State Budget Cuts Impacting Valley Kids

July 29, 2009 6:00:43 PM PDT
Governor Schwarzenegger's last-minute budget cuts will hit hard for children in desperate need.The governor used his line item veto to cut an extra $656 million from the already painful compromise budget. That includes $80 million in funding for Child Welfare Services, and $50 million in cuts to disabled kids and the early intervention program.

Fresno's Exceptional Parents Unlimited helps developmentally disabled kids and gets some of them back on a normal track, but the cuts mean they probably can't take on any new kids.

Three and a half months after his first trip to exceptional parents unlimited, Nathan Figueroa is on an accelerated learning curve.

"He's standing on his own and he's trying to walk now and stuff that he wouldn't have with us," said his mother Lucrecia Figueroa.

The 2-year-old has Down syndrome and his parents didn't know how to help him keep up with kids his age. He started catching up right away with specialized help.

"The first week that we started coming here," his mother said. "He started talking more."

7-year-old Albert Ramirez is a graduate of the early prevention program for developmentally disabled kids. After three years at EPU, he completely caught up with his peers.

"Albert really thrived," said his mother Andrea Ramirez. "He blossomed, and to the point that everyone's like, 'You're good to go."

But there may not be any more success stories like Albert's.

Gov. Schwarzenegger's line item budget cuts will hit hard at EPU, keeping them from getting the funds to take on new kids. And kids in danger may not get the same protection. Child Welfare Services because of the $80 million stroke of the governor's pen.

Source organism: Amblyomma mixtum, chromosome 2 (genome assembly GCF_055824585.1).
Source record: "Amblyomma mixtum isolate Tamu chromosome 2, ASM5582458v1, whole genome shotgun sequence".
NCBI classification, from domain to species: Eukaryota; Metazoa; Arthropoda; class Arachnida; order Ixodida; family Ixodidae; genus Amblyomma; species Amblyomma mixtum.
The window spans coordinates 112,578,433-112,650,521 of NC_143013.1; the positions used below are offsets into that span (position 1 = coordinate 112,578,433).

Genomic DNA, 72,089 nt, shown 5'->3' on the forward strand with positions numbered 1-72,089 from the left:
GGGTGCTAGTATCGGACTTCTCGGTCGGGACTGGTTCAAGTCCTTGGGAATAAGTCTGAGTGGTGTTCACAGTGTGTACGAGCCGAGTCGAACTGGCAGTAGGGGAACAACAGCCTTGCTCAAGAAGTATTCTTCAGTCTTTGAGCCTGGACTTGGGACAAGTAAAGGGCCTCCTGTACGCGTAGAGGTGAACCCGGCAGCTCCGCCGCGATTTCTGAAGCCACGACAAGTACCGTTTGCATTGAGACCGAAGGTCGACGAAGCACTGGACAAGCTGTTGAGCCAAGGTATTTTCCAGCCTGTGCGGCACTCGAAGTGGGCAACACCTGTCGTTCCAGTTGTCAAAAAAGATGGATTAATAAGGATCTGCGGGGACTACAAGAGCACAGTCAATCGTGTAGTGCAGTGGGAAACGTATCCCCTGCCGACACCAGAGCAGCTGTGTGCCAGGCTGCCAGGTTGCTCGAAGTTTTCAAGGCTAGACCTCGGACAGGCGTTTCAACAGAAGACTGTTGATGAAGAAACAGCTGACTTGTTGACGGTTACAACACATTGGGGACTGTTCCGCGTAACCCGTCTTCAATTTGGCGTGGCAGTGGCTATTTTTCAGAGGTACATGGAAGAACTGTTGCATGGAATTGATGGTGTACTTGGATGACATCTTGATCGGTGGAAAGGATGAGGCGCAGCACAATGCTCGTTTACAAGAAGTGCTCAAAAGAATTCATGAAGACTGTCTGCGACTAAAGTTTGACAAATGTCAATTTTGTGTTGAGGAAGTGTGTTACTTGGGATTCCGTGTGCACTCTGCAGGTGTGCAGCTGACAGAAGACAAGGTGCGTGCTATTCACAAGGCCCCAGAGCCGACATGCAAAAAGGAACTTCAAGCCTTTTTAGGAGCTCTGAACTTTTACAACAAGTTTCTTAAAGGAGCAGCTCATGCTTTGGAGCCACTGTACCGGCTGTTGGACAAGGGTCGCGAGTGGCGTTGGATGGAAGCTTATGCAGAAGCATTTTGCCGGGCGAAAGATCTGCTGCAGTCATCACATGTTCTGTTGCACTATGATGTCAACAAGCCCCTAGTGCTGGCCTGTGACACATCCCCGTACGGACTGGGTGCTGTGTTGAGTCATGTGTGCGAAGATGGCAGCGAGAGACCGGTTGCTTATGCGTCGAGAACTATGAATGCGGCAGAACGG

Fresno County CPS Director Catherine Huerta says that means pink slips for some case workers and an even bigger caseload for very busy investigators.

"I still have to assess every single phone call that comes in alleging abuse or neglect," she said. "And I have to respond."

Many of Huerta's colleagues say it's a recipe for tragedy.

Back at EPU, Nathan Figueroa's parents say keeping other kids out of the program is a tragedy in slow motion, and the governor should see it with his own eyes.

"They're just like any other person or another kid," said his father Ernie Figueroa. "It's been tough."

EPU Executive Director Marion Karian says the cuts could end up costing the state more in the long run. She says autistic kids can catch up at programs like hers, as long as they do it early. If they don't, the state will be paying for their treatment in schools, and possibly forever.

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